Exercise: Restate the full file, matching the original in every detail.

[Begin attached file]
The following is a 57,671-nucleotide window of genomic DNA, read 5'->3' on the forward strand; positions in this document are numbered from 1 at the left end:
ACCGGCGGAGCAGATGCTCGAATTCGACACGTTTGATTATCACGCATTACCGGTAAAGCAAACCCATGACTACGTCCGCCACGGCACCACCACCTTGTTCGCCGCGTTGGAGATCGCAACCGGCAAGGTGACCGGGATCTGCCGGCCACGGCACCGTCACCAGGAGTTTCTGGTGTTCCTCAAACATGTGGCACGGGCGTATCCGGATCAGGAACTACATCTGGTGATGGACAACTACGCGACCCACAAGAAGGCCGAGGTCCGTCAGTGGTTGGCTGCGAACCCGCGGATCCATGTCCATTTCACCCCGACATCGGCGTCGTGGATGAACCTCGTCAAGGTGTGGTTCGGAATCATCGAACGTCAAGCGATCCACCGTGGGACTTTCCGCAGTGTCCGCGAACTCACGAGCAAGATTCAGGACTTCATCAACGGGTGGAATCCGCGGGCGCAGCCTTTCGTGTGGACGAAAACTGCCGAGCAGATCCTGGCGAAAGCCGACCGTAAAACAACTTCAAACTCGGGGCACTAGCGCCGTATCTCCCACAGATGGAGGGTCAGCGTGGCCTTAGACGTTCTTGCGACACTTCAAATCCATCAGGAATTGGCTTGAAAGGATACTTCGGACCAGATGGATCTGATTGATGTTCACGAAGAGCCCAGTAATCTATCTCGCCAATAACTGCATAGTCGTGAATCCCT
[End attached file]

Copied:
The following is a 57,671-nucleotide window of genomic DNA, read 5'->3' on the forward strand; positions in this document are numbered from 1 at the left end:
ACCGGCGGAGCAGATGCTCGAATTCGACACGTTTGATTATCACGCATTACCGGTAAAGCAAACCCATGACTACGTCCGCCACGGCACCACCACCTTGTTCGCCGCGTTGGAGATCGCAACCGGCAAGGTGACCGGGATCTGCCGGCCACGGCACCGTCACCAGGAGTTTCTGGTGTTCCTCAAACATGTGGCACGGGCGTATCCGGATCAGGAACTACATCTGGTGATGGACAACTACGCGACCCACAAGAAGGCCGAGGTCCGTCAGTGGTTGGCTGCGAACCCGCGGATCCATGTCCATTTCACCCCGACATCGGCGTCGTGGATGAACCTCGTCAAGGTGTGGTTCGGAATCATCGAACGTCAAGCGATCCACCGTGGGACTTTCCGCAGTGTCCGCGAACTCACGAGCAAGATTCAGGACTTCATCAACGGGTGGAATCCGCGGGCGCAGCCTTTCGTGTGGACGAAAACTGCCGAGCAGATCCTGGCGAAAGCCGACCGTAAAACAACTTCAAACTCGGGGCACTAGCGCCGTATCTCCCACAGATGGAGGGTCAGCGTGGCCTTAGACGTTCTTGCGACACTTCAAATCCATCAGGAATTGGCTTGAAAGGATACTTCGGACCAGATGGATCTGATTGATGTTCACGAAGAGCCCAGTAATCTATCTCGCCAATAACTGCATAGTCGTGAATCCCT